BC Sakhis: Unlocking rural women’s banking potential

Published on Nov 25, 2022 01:47 PM IST

The article has been authored by Kalpana Ajayan, regional head and Ajit Agarwal, lead, strategic partnerships & policy, Women’s World Banking, South Asia.

The government launched the Mission One Gram Panchayat, One BC Sakhi programme in 2019 aiming to create a pool of 1.25 lakh trained and certified women Self Help Group (SHG) members as BC Sakhis. (Shutterstock Photo)
The government launched the Mission One Gram Panchayat, One BC Sakhi programme in 2019 aiming to create a pool of 1.25 lakh trained and certified women Self Help Group (SHG) members as BC Sakhis. (Shutterstock Photo)
ByHindustan Times

September 2022 marked the eighth anniversary of the Pradhan Mantri Jan Dhan Yojana (PMJDY), the national mission for financial inclusion. In her speech, finance minister Nirmala Sitharaman made a critical commitment: To evolve the focus from every household to every unbanked adult. Despite the substantial increase in account ownership among women, it is found that they don’t use their bank accounts for savings or other social security products. There are many reasons for this and that include lack of regular incomes, low ownership of financial assets or enterprises, low financial capabilities, the habit of saving informally, and such. The implications of this effort at mainstreaming financial inclusion could be deep and long-lasting, given that 56% of Jan-Dhan account holders are women and 67% of Jan-Dhan accounts are in rural and semi-urban areas.

The pandemic affected women disproportionately as they remain highly vulnerable to external shocks like health and climate change. Thus, it’s imperative to adopt women-centered design approaches for financial inclusion. One of the key strategies in reaching and engaging every unbanked adult is to strengthen the Business Correspondent (BC) Sakhi network across rural India. Reserving at least 30% of BCs for women in future can have profound implications for the banking sector.

BC Sakhis play an entrepreneurial role in providing banking solutions to underserved customers, especially women. The government launched the Mission One Gram Panchayat, One BC Sakhi programme in 2019 aiming to create a pool of 1.25 lakh trained and certified women Self Help Group (SHG) members as BC Sakhis. Being locals, they have a greater ability to engage with community members, are trusted by them, have a better understanding of their needs, and help them access the most-suitable banking services.

While BC Sakhis is a novel idea to combat inclusive banking and gender empowerment, some challenges need urgent intervention. First, BC Sakhis face mobility and travel challenges. Our research shows that Sakhis supported by male family members, like husband or brother, for their travel are more successful in building a customer base and managing their liquidity better. Second, the BC Sakhis need mentoring and supervision support to deliver their jobs better. BC Sakhis are first-time entrepreneurs; they need training in business management and development; mentoring and supervision. Third, BC Sakhis will benefit from a renumeration or start up incentive till she gains confidence, is able to function independently, builds her customers base and gain’s her own family’s confidence in her ability to perform in this role. Finally, BC Sakhis should be provided with special sales support kits from banks or corporate BCs that can help them conduct camps in their villages to raise awareness and lead quality conversations about affordable financial services.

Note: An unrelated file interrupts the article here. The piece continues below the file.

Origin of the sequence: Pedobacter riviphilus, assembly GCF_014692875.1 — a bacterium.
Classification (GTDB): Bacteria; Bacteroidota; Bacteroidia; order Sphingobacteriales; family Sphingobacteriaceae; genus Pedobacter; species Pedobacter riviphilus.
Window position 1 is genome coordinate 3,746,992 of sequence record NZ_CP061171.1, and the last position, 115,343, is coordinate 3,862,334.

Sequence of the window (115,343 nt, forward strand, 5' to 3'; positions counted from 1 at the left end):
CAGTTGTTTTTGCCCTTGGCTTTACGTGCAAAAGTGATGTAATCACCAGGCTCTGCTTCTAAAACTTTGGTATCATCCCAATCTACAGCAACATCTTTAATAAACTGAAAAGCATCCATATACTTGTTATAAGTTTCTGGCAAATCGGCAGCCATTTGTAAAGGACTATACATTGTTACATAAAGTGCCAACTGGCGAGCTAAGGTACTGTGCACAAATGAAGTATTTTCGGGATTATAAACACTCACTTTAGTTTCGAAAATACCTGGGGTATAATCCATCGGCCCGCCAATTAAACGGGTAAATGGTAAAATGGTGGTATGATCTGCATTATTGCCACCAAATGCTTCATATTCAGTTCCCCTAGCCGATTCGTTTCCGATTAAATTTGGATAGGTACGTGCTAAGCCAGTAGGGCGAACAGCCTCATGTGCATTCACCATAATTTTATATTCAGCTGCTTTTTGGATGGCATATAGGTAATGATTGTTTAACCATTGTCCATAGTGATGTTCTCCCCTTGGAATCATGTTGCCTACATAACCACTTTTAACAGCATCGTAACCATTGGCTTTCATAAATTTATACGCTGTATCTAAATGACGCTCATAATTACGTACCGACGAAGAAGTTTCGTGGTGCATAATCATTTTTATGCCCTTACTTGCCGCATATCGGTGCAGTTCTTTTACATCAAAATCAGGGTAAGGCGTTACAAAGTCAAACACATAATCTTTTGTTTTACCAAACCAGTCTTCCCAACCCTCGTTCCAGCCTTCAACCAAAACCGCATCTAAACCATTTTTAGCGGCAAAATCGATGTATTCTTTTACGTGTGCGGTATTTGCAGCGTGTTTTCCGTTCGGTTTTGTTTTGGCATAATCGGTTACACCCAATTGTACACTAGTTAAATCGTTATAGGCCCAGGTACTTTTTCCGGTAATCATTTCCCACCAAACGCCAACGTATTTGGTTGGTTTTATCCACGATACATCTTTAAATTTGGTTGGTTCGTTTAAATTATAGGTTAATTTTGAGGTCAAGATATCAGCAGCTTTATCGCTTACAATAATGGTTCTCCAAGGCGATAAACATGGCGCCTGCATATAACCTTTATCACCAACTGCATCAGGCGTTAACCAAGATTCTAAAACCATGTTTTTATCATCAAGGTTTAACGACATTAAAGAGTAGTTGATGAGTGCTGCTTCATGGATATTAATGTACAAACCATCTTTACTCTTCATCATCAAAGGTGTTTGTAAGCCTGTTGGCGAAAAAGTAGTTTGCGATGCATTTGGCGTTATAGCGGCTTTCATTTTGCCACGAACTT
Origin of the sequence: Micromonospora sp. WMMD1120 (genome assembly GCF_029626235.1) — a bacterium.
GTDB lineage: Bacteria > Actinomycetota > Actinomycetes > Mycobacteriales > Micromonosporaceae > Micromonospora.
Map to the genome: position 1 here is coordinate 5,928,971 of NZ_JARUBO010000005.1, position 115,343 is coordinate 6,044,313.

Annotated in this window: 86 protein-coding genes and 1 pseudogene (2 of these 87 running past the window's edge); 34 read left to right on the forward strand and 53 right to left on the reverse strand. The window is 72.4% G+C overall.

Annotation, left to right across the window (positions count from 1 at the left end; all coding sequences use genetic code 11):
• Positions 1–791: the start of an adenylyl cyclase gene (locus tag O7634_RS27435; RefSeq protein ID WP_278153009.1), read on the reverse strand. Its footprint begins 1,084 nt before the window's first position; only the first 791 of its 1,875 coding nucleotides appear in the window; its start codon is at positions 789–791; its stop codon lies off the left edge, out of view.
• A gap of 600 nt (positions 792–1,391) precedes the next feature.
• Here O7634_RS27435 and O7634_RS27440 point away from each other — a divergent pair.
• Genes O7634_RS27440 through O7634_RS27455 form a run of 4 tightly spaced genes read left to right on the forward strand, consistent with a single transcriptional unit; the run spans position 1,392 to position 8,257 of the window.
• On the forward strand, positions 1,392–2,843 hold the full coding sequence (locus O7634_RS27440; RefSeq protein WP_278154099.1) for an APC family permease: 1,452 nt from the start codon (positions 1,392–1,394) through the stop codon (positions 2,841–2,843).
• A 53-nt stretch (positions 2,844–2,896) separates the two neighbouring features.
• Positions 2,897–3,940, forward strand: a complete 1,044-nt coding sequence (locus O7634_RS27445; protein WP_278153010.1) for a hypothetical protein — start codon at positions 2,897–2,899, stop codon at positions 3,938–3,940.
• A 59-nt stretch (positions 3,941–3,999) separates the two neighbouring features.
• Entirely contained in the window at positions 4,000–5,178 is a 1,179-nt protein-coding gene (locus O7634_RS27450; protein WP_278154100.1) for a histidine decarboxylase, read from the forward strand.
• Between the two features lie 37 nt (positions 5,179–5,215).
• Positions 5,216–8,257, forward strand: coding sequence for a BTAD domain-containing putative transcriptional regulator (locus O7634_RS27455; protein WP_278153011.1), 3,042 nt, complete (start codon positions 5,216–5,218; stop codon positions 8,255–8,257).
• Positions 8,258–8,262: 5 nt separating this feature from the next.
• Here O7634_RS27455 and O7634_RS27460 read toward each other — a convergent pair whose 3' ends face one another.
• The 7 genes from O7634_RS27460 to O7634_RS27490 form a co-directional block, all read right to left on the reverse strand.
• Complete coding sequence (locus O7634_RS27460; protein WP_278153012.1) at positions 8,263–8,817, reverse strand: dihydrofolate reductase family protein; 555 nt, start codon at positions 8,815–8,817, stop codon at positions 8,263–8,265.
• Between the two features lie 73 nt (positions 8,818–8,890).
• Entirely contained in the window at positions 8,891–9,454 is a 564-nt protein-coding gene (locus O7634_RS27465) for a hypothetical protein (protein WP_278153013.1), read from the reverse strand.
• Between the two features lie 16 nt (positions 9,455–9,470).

One of the big concerns amongst BC Sakhis is liquidity management because they have to travel to bank branches regularly to collect cash (for customer withdrawals). Given the huge mobility challenge they face, digital banking not only resolves this problem but also contributes to the larger agenda of becoming a cashless society. By leveraging BC Sakhis to create a “cash-light” system where they support individual members to transact through their bank accounts than in cash, we can create digital footprints for women customers which shall give them greater access to credit and adoption of other digital financial services.

Women’s transactions and formal credit history can be improved with digital payments and then they can graduate from micro-finance to individual enterprise finance, unlocking their contribution to the economy. This will also bring efficiency in funds flows between members of SHGs and village organisations and cluster-level federations, besides reducing cash-carrying risk and cost.

Last, banking the unbanked, securing the unsecured, and funding the unfunded will require a multi-stakeholder collaborative approach while leveraging technology. It needs a collaborative effort from public sector banks, national payments councils, fin-tech, financial service providers, micro-finance institutions and the role of civil society organisations to make it a game-changer in India’s journey towards financial empowerment of women.

The article has been authored by Kalpana Ajayan, regional head and Ajit Agarwal, lead, strategic partnerships & policy, Women’s World Banking, South Asia.

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